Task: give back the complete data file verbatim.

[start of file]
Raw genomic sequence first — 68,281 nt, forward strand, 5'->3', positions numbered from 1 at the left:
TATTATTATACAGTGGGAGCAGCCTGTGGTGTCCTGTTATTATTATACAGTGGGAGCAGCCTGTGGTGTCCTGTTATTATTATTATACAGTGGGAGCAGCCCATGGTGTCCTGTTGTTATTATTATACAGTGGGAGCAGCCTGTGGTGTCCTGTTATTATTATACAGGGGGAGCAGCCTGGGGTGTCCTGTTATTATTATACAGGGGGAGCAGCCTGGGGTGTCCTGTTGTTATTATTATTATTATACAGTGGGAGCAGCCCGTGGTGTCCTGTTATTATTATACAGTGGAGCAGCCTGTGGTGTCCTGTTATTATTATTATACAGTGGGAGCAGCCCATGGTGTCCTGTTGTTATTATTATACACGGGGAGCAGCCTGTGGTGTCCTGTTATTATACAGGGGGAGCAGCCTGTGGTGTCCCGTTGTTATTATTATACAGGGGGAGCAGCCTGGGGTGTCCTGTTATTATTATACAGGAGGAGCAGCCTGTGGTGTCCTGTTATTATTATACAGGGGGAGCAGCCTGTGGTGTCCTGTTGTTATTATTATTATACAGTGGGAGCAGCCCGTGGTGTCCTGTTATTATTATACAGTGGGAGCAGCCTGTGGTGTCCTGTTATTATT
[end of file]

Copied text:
Raw genomic sequence first — 68,281 nt, forward strand, 5'->3', positions numbered from 1 at the left:
TATTATTATACAGTGGGAGCAGCCTGTGGTGTCCTGTTATTATTATACAGTGGGAGCAGCCTGTGGTGTCCTGTTATTATTATTATACAGTGGGAGCAGCCCATGGTGTCCTGTTGTTATTATTATACAGTGGGAGCAGCCTGTGGTGTCCTGTTATTATTATACAGGGGGAGCAGCCTGGGGTGTCCTGTTATTATTATACAGGGGGAGCAGCCTGGGGTGTCCTGTTGTTATTATTATTATTATACAGTGGGAGCAGCCCGTGGTGTCCTGTTATTATTATACAGTGGAGCAGCCTGTGGTGTCCTGTTATTATTATTATACAGTGGGAGCAGCCCATGGTGTCCTGTTGTTATTATTATACACGGGGAGCAGCCTGTGGTGTCCTGTTATTATACAGGGGGAGCAGCCTGTGGTGTCCCGTTGTTATTATTATACAGGGGGAGCAGCCTGGGGTGTCCTGTTATTATTATACAGGAGGAGCAGCCTGTGGTGTCCTGTTATTATTATACAGGGGGAGCAGCCTGTGGTGTCCTGTTGTTATTATTATTATACAGTGGGAGCAGCCCGTGGTGTCCTGTTATTATTATACAGTGGGAGCAGCCTGTGGTGTCCTGTTATTATT